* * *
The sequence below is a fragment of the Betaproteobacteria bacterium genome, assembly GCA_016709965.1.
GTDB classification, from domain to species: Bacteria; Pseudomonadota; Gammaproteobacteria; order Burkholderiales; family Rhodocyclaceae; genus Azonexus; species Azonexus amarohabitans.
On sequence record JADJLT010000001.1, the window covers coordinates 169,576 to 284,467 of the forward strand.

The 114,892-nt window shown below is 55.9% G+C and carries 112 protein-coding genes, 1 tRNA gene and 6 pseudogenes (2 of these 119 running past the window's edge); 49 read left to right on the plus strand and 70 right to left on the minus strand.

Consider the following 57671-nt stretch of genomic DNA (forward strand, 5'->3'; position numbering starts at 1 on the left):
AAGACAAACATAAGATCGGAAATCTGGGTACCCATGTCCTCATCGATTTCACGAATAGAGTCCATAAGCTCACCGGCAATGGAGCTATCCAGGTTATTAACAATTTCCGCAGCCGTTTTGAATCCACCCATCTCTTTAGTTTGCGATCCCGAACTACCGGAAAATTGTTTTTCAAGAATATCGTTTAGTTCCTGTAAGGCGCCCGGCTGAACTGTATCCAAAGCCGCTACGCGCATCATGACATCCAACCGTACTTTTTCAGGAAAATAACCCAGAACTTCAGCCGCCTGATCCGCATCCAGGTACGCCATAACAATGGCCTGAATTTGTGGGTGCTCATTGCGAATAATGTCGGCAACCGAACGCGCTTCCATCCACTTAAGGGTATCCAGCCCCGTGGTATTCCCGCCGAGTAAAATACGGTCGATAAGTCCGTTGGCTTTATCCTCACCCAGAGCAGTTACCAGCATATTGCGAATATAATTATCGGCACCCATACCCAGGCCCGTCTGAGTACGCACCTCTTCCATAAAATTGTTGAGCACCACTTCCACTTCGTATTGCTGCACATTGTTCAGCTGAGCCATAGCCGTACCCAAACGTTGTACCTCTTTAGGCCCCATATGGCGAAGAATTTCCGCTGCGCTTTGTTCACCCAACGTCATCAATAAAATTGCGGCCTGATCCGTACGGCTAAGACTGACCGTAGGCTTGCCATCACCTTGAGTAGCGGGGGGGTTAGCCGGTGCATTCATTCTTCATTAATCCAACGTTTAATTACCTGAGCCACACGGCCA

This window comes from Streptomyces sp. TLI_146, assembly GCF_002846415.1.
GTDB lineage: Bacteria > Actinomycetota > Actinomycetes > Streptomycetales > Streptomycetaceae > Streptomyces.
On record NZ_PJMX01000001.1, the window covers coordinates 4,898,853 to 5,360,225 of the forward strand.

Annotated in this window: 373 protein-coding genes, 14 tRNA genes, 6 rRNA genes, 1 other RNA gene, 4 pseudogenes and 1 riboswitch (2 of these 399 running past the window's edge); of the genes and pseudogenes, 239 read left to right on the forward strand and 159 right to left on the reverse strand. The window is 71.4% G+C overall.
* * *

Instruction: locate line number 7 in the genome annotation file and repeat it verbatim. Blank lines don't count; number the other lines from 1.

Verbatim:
This window comes from Streptomyces sp. TLI_146, assembly GCF_002846415.1.